748 pages, illus
Over the past three decades there has been a dramatic increase in theoretical and practical studies on insect natural enemies. The appeal of insect predators, and parasitoids in particular, as research animals derives from the relative ease with which many species may be cultured and experimented with in the laboratory, the simple life cycles of most parasitoids, and the increasing demand for biological pest control.
There is now a massive literature on insect natural enemies, so there is a great need for a general text that the enquiring student or research worker can use in deciding on approaches and techniques that are appropriate to the study and evaluation of such insects. This book fulfils that demand. A considerably updated and expanded version of a previous best-seller, it is an account of major aspects of the biology of predators and parasitoids, punctuated with information and advice on which experiments or observations to conduct, and how to carry them out. Guidance is provided, where necessary, on the literature that may need to be consulted on particular topics.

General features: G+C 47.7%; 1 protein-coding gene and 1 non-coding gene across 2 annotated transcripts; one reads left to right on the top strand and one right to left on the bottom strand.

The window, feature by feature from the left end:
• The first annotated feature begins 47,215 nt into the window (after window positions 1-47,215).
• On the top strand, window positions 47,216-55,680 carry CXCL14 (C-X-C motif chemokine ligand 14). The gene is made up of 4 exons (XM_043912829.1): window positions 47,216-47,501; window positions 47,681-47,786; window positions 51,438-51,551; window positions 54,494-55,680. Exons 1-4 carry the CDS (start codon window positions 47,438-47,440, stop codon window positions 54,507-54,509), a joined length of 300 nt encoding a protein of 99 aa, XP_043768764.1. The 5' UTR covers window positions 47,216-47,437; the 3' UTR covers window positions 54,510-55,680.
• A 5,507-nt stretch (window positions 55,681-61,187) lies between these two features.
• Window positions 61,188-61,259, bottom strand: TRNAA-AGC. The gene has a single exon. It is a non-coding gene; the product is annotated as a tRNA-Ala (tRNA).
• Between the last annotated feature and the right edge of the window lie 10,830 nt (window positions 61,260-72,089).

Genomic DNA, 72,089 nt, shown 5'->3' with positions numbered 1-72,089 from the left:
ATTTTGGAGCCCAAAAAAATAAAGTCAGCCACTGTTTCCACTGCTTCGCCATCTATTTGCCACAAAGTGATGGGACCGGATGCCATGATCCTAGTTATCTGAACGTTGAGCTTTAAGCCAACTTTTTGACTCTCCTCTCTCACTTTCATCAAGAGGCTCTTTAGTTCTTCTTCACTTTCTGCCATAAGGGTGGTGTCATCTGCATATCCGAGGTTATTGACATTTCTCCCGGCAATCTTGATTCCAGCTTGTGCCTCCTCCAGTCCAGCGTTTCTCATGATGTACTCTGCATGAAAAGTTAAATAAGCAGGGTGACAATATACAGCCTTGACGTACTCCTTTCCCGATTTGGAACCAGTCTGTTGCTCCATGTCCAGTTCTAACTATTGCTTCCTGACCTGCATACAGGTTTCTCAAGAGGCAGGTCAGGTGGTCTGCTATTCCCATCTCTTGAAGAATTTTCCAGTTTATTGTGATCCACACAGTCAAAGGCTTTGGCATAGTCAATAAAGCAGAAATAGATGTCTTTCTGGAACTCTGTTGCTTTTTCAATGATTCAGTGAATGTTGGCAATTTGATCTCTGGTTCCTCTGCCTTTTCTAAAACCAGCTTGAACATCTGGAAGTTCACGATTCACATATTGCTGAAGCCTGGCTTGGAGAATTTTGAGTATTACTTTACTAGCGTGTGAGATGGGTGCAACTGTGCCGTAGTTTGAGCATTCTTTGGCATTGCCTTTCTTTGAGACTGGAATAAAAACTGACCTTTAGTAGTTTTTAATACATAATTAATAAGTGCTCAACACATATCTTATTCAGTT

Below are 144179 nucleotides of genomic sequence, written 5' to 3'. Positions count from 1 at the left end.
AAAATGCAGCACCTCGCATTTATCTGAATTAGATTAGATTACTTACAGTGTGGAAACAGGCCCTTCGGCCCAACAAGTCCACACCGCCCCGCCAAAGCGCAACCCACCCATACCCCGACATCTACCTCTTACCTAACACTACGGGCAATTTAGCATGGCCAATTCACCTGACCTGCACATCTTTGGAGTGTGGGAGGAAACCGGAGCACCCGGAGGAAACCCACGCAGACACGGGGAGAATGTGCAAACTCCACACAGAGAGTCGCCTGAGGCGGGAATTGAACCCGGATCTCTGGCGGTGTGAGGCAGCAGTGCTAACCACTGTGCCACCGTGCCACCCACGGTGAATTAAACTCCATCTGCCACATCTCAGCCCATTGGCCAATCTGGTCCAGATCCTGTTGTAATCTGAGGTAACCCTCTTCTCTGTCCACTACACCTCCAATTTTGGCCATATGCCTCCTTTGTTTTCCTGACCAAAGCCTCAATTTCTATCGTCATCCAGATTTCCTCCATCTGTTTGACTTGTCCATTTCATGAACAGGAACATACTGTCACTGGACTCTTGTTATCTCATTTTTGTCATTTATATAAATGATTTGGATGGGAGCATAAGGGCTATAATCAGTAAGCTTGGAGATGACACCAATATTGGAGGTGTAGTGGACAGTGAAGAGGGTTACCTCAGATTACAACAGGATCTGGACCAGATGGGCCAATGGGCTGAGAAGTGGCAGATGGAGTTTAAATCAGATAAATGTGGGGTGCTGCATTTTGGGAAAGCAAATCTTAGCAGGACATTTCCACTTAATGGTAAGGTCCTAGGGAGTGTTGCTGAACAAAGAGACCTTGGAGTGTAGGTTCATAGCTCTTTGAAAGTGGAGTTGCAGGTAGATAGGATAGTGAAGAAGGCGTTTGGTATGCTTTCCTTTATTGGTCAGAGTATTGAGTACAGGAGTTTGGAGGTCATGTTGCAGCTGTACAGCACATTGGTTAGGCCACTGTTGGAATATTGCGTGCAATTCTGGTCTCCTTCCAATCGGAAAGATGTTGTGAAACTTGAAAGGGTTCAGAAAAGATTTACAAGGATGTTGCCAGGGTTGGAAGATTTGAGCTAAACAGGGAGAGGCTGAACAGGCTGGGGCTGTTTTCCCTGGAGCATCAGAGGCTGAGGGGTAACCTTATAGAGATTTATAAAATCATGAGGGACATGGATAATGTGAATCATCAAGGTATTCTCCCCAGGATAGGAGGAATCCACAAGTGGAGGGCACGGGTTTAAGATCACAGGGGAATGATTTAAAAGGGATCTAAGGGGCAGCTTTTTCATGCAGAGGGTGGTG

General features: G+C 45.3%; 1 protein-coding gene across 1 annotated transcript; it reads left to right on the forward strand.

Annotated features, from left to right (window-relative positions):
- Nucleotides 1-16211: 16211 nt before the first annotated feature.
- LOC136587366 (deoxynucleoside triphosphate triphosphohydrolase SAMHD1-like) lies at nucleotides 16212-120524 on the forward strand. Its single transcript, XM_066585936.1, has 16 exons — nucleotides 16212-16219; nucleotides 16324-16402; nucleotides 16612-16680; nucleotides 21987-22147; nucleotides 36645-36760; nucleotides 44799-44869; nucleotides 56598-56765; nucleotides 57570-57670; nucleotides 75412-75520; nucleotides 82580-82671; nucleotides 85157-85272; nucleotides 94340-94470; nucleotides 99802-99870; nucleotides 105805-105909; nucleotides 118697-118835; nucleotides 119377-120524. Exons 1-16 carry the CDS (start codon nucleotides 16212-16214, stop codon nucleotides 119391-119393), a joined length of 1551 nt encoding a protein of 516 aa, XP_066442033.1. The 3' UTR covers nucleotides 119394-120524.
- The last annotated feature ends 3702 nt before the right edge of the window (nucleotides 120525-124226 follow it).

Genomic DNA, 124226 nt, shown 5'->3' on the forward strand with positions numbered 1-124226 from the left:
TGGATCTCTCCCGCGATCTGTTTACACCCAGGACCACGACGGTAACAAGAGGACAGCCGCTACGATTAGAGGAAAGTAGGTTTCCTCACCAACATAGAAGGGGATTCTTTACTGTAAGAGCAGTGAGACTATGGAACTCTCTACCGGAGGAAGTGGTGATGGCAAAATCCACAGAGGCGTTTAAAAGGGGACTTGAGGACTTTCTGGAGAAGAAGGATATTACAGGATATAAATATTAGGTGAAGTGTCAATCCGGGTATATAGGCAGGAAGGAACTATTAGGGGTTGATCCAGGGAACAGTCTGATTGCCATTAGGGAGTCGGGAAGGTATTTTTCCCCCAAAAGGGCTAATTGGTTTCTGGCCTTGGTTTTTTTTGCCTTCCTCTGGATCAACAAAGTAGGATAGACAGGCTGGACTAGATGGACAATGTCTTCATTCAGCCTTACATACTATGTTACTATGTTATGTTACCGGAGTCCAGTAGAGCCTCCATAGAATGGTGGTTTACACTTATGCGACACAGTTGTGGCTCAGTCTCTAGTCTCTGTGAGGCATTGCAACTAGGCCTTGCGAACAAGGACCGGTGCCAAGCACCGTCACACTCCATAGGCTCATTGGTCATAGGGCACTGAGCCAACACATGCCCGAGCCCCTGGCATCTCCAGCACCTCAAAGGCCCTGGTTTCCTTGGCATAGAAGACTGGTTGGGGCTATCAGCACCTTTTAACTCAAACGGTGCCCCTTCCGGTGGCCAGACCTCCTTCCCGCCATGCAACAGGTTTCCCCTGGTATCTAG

From the reviews: "This hefty tome is intended to guide students and researchers in techniques and approaches to the study of predators and parasitoids. ! Jervis has done a good job at integrating material from both predators and parasitoids ! . the book will become a lab manual/reference work to be dipped into when the occasion demands. ! The primary readership will be those working on biological control. A second broad readership will be those working on behaviour and ecology of natural enemies for their own sake." (P. Mayhew, Agricultural Science, Vol. 144, 2006)
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